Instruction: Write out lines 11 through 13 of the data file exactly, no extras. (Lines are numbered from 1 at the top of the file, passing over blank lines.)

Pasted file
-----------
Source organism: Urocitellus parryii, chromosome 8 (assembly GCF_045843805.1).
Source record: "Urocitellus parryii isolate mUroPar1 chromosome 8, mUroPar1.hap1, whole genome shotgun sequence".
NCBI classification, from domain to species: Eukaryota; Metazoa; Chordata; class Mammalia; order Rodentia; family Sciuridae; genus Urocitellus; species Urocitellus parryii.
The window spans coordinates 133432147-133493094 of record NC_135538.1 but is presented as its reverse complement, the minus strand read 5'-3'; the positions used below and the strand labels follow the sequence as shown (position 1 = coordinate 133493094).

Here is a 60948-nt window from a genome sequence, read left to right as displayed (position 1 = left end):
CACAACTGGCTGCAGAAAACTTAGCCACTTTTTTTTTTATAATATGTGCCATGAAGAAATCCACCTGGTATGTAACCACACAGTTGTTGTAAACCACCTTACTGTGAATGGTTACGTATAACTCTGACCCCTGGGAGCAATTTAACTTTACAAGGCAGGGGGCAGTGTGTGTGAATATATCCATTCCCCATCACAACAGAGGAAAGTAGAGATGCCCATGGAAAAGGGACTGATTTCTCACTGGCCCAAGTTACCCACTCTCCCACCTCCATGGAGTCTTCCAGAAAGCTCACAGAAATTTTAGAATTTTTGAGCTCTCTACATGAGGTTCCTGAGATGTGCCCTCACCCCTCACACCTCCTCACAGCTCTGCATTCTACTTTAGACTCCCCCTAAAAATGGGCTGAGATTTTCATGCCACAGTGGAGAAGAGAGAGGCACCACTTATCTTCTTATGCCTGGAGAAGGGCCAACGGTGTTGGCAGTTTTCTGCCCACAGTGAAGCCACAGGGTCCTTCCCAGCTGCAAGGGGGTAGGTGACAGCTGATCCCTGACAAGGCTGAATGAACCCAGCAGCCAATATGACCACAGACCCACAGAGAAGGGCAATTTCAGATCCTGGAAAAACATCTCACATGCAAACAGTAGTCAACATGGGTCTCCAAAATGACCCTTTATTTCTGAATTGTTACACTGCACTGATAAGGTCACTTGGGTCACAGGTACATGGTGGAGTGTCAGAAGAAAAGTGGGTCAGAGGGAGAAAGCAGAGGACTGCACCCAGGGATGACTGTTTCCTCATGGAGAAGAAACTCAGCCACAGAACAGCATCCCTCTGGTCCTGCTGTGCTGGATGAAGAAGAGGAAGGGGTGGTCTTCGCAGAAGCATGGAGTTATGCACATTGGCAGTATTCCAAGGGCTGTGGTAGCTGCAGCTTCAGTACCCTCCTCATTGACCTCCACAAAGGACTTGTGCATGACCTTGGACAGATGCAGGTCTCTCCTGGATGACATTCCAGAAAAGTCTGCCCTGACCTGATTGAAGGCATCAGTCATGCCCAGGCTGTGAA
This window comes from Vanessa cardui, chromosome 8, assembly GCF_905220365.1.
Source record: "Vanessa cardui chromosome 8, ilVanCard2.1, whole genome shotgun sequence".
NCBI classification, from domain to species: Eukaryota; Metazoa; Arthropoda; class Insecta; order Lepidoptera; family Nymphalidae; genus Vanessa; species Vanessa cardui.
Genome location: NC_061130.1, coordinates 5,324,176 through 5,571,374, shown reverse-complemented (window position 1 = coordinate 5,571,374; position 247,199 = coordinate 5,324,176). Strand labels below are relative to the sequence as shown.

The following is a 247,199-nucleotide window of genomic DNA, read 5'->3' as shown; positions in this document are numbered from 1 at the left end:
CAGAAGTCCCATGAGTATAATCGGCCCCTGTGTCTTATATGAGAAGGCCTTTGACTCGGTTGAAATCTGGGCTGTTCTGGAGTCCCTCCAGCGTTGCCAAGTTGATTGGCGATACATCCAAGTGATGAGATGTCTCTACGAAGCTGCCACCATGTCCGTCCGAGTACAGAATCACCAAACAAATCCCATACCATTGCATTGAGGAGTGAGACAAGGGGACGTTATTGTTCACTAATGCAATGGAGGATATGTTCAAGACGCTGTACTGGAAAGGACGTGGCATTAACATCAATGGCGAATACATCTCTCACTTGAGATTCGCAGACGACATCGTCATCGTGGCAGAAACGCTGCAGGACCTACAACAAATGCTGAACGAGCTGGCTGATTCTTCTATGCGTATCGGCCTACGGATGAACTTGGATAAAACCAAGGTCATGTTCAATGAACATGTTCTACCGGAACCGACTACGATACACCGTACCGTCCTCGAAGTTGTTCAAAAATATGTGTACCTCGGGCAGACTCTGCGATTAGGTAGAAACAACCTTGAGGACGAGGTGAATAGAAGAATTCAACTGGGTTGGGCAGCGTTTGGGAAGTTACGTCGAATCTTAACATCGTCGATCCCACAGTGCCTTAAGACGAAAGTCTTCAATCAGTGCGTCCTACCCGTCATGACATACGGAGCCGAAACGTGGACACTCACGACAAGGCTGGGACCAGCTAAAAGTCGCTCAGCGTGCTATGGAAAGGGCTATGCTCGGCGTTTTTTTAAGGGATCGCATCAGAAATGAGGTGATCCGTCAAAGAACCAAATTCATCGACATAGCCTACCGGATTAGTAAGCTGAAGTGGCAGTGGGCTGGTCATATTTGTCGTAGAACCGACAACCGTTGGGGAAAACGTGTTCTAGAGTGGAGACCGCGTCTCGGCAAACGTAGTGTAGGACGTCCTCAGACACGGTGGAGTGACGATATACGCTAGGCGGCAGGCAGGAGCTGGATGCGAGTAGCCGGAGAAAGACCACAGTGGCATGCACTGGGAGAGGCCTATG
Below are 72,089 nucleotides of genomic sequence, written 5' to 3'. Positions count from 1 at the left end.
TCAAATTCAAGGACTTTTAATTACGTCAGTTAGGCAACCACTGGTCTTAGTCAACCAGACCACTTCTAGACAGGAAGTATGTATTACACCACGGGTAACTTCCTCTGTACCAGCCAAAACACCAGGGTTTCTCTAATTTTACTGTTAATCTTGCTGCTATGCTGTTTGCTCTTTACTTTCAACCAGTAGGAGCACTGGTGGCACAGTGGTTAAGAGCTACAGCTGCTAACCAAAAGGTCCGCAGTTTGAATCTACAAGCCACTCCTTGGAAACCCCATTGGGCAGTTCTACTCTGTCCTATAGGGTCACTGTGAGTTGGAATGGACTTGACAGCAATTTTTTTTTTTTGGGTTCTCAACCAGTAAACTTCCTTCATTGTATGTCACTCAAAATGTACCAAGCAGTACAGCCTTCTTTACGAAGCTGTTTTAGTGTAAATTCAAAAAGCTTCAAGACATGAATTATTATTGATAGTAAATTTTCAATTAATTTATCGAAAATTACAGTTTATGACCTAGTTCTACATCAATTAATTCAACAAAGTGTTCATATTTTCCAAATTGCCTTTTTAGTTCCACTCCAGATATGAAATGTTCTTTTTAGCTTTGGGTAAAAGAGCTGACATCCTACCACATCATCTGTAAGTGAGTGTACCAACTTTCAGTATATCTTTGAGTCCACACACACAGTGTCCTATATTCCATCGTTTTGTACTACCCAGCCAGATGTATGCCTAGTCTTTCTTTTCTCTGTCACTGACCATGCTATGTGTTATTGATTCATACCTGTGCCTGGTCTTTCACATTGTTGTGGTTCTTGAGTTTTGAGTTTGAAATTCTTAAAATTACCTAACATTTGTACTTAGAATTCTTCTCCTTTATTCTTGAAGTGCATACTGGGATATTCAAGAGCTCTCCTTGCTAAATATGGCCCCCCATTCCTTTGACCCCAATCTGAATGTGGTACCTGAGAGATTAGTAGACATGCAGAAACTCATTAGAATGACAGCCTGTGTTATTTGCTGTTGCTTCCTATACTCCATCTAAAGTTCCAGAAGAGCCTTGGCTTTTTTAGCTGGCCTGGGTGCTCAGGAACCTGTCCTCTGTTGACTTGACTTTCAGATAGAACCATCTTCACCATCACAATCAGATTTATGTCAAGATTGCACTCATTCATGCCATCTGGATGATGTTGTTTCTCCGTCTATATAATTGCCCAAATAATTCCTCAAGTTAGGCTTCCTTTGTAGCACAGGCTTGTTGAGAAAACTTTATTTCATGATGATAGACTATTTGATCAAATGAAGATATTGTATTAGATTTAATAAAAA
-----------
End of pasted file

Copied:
The following is a 247,199-nucleotide window of genomic DNA, read 5'->3' as shown; positions in this document are numbered from 1 at the left end:
CAGAAGTCCCATGAGTATAATCGGCCCCTGTGTCTTATATGAGAAGGCCTTTGACTCGGTTGAAATCTGGGCTGTTCTGGAGTCCCTCCAGCGTTGCCAAGTTGATTGGCGATACATCCAAGTGATGAGATGTCTCTACGAAGCTGCCACCATGTCCGTCCGAGTACAGAATCACCAAACAAATCCCATACCATTGCATTGAGGAGTGAGACAAGGGGACGTTATTGTTCACTAATGCAATGGAGGATATGTTCAAGACGCTGTACTGGAAAGGACGTGGCATTAACATCAATGGCGAATACATCTCTCACTTGAGATTCGCAGACGACATCGTCATCGTGGCAGAAACGCTGCAGGACCTACAACAAATGCTGAACGAGCTGGCTGATTCTTCTATGCGTATCGGCCTACGGATGAACTTGGATAAAACCAAGGTCATGTTCAATGAACATGTTCTACCGGAACCGACTACGATACACCGTACCGTCCTCGAAGTTGTTCAAAAATATGTGTACCTCGGGCAGACTCTGCGATTAGGTAGAAACAACCTTGAGGACGAGGTGAATAGAAGAATTCAACTGGGTTGGGCAGCGTTTGGGAAGTTACGTCGAATCTTAACATCGTCGATCCCACAGTGCCTTAAGACGAAAGTCTTCAATCAGTGCGTCCTACCCGTCATGACATACGGAGCCGAAACGTGGACACTCACGACAAGGCTGGGACCAGCTAAAAGTCGCTCAGCGTGCTATGGAAAGGGCTATGCTCGGCGTTTTTTTAAGGGATCGCATCAGAAATGAGGTGATCCGTCAAAGAACCAAATTCATCGACATAGCCTACCGGATTAGTAAGCTGAAGTGGCAGTGGGCTGGTCATATTTGTCGTAGAACCGACAACCGTTGGGGAAAACGTGTTCTAGAGTGGAGACCGCGTCTCGGCAAACGTAGTGTAGGACGTCCTCAGACACGGTGGAGTGACGATATACGCTAGGCGGCAGGCAGGAGCTGGATGCGAGTAGCCGGAGAAAGACCACAGTGGCATGCACTGGGAGAGGCCTATG
Below are 72,089 nucleotides of genomic sequence, written 5' to 3'. Positions count from 1 at the left end.